The Elder Care Continuum Conundrum

By Wesley E. Wright and Molly Dear Abshire, as published in the Houston Chronicle Senior Living Section on March 22, 2011.

Philosophies about aging are changing as the general population is living and working longer. The baby boomer population has entered the stage of life at which individuals within the cohort must fulfill the role of caring for parents, caring for themselves and sometimes caring for a spouse. In the "good old days," aging parents often lived with their adult children and grandchildren.

Usually a live-in caregiver managed the home and cared for the children and aging members of the family. In contemporary society, family roles and typical household structures have changed.

Most adults who are able to work outside of the home do so, creating an environment for elderly parents left at home alone. Alternatives for care must be considered as the parent ages.

Understanding the continuum of care required for an aging individual is important so when the need to recruit assistance occurs, resources are available and substandard care isn't the only option. Elder law attorneys frequently find that clients have made hasty choices for care during a crisis and have experienced poor quality of care as a result. Acknowledging that the eventual need for care is unavoidable prepares us to make some decisions in advance.

As people begin to age, they often live at "home sweet home" where they enjoy good health and the ability to function with few limitations. The cost of daily long-term care is nothing. As time goes by, their health may decline and they may develop limitations in their daily living such as the ability to prepare meals, bathe, etc. The aging individual needs assistance to stay home and the cost of care begins to escalate. As the level of care goes up, so does its cost. At some point, it may be necessary to evaluate the situation and consider residing in a retirement community.

When looking at housing communities, there are many options. Some neighborhoods require homeowners to be a minimum age of 55. Residents usually do not need assistance but want to be part of a social network of others who enjoy a certain lifestyle.

Independent living communities are usually a collection of apartment or hotel-style buildings where some accommodations are available. Independent living communities range from modest to luxurious in style, price and amenities. Meals and social activities are provided while residents enjoy their privacy within individual living quarters.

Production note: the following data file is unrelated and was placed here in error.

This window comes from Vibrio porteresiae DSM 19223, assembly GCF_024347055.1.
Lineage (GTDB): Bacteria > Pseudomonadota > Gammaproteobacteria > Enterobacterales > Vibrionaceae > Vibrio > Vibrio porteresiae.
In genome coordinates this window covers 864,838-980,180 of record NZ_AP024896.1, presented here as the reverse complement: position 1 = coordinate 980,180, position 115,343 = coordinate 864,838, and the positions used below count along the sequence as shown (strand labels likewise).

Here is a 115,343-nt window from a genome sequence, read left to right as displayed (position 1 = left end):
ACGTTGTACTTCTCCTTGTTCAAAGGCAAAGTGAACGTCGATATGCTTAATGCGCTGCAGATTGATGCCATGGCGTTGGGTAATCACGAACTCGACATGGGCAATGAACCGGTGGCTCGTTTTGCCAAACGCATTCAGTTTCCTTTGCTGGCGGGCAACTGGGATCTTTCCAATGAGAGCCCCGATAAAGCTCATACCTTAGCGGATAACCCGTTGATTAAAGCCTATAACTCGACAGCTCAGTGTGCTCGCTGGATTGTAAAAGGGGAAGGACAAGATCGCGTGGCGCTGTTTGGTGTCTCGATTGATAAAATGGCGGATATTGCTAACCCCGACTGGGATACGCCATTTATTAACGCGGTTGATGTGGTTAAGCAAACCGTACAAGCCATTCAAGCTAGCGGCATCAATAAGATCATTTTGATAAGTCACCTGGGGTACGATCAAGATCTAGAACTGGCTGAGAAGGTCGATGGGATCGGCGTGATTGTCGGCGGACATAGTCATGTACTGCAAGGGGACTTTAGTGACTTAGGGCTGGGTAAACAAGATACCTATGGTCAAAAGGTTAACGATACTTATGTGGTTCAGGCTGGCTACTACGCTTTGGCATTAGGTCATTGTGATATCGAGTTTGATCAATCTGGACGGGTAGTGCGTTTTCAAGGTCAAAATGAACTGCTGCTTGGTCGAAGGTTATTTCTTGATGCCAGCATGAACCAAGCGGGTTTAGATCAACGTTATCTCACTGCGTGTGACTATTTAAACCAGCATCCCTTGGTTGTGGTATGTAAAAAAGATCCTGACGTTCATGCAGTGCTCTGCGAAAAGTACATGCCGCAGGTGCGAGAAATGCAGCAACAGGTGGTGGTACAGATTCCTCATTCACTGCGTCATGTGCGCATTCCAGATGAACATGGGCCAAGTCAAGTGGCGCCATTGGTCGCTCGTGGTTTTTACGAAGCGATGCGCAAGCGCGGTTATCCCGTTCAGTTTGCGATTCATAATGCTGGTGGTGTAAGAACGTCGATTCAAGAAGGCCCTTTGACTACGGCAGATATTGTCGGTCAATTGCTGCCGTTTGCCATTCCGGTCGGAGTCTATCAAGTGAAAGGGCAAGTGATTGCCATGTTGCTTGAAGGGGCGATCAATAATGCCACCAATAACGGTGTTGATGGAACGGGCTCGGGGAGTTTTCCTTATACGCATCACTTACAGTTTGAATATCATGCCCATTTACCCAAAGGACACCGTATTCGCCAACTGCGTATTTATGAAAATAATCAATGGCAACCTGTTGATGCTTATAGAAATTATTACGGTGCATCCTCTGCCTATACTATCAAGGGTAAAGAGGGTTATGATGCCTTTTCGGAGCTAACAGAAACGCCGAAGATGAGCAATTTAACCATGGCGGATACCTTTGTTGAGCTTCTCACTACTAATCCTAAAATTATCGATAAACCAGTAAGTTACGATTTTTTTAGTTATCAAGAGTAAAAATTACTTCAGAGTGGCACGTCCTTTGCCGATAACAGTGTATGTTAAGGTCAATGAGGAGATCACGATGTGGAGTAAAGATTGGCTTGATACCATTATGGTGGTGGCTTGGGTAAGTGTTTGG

As the need for a higher level of care increases, an assisted living facility can provide additional care. In an assisted living facility, residents enjoy private apartment living and there are staff available to assist them with activities of daily living, supervision of medication, meals, laundry and social activities. Options such as paying more for extra care and assistance are offered.

A skilled nursing facility is required when there is a necessity that must be treated by medical professionals. Medicare will pay for some skilled nursing after a hospital stay lasting three days or longer and the individual is making progress or maintaining his abilities. When the person gets better, he returns to the previous level of care.

A continuum-of-care retirement community has independent living, assisted living and skilled-nursing facilities within one community. This has some advantages when transitioning through levels of care, and CCRCs often excel in one level of care or another.

When a person declines and exceeds these levels of care, the next stage is referred to as long-term institutionalized care or nursing home care. At this level, around-the-clock attention for all needs is given, and the daily cost is high. Elder law attorneys can provide assistance in finding benefits that help in this situation.

A person's care should be based on the individual's needs. Needs do not remain stagnant; action must be taken to delay chronic illness and promote wellness. As age-related illness increases, so does the level of care.

Learn about what choices are available to customize and manage care more effectively.

When in doubt, seek the advice of a Certified Elder Law Attorney.